, , ,

The Levels of Progress of Women’s Empowerment in Vanuatu

women's empowerment in vanuatu
In the beautiful country of Vanuatu, a South Pacific Ocean nation made up of roughly 80 islands, there is a strong fight for women’s empowerment.

Gender Equality Measures

Vanuatu falls under the umbrella of the UN Women’s Fiji Multi-Country Office (MCO) based in Suva, that covers 14 Pacific Island Countries and Territories (PICT). PICTs work with governments and civil society organizations, and the MCO works to progress gender equality and women’s empowerment in the Pacific through the four key programs:

  1. Women’s Economic Empowerment
  2. Ending Violence Against Women
  3. Advancing Gender Justice in the Pacific
  4. Increasing Community Resilience through Empowerment of Women to Address Climate Change and Natural Hazards Program

Violence Against Women

No sexual harassment legislation is in place in Vanuatu, and failure to comply with the Convention on the Elimination of all forms of Discrimination Against Women, CEDAW, exists. There is also an unequal minimum age for marriage – 18 years for males and 16 years for females with parental consent.

Violence against women must be addressed in order to bring women’s empowerment in Vanuatu. According to UN Women, 3 in 5 women that have been in a relationship have experienced physical or sexual violence. Women are often treated as property, and they deal with a culture of sexual abuse fostered through adolescence by male family members. Most women are accustomed to these roles and accept that it is normal for men to beat them if they are not obedient.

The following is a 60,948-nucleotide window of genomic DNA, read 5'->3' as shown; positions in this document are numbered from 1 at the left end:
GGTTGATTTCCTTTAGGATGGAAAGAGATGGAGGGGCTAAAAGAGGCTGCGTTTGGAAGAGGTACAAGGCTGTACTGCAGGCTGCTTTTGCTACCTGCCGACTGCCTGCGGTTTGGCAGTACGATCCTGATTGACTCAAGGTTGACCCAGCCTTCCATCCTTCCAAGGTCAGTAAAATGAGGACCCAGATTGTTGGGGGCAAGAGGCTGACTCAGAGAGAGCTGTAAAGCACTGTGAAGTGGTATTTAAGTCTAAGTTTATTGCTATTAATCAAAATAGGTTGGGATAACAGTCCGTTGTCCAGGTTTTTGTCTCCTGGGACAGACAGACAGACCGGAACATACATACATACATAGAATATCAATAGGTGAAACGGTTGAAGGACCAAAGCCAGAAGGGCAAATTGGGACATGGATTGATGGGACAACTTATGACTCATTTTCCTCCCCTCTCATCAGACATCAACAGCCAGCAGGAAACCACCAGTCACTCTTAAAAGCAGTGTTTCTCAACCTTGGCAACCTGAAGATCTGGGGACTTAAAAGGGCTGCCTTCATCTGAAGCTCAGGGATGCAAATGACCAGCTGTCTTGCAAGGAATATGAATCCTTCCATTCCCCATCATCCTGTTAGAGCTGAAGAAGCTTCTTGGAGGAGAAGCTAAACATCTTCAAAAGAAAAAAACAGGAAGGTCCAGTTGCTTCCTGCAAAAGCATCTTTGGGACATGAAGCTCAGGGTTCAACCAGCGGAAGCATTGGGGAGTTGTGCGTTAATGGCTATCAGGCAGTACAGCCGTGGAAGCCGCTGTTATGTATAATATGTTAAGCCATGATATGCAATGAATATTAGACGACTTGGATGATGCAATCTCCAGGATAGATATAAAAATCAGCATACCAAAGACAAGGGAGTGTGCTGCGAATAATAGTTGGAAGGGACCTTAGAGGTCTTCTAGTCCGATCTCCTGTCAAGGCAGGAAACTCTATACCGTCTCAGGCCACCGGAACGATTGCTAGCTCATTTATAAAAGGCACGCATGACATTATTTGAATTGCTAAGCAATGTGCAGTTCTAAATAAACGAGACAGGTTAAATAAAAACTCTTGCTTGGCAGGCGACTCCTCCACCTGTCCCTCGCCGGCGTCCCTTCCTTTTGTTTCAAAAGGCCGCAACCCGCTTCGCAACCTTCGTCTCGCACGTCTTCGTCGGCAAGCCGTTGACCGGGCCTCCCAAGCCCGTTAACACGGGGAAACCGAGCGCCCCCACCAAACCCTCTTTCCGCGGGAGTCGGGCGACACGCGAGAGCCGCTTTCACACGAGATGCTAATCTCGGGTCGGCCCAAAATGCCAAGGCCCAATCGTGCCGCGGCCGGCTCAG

Economically Empowering Females

In regard to women’s economic empowerment, over half of women who make an income and live with a man earn about the same or more than their husband or partner; however, less than one in five has savings in the bank, and few women own any major assets on their own. In fact, more than 1 in 5 women had their earnings taken away by their husband or partner, who also has the ability to disrupt, or forbid, their female’s work.

The impacts of climate change also directly impact women’s empowerment in Vanuatu. Rising sea levels and changes in air and water temperature affect women’s traditional economic, agricultural and fishing duties. Natural disasters also increase women’s vulnerability to violence and deprivation. Humanitarian intervention is crucial for the improvement of this aspect of women’s empowerment in Vanuatu.

Thankfully, the MCO’s four programs seek to address these issues, and bring significant change to the levels and regions of women’s empowerment in Vanuatu.

– Julia Lee

Photo: Flickr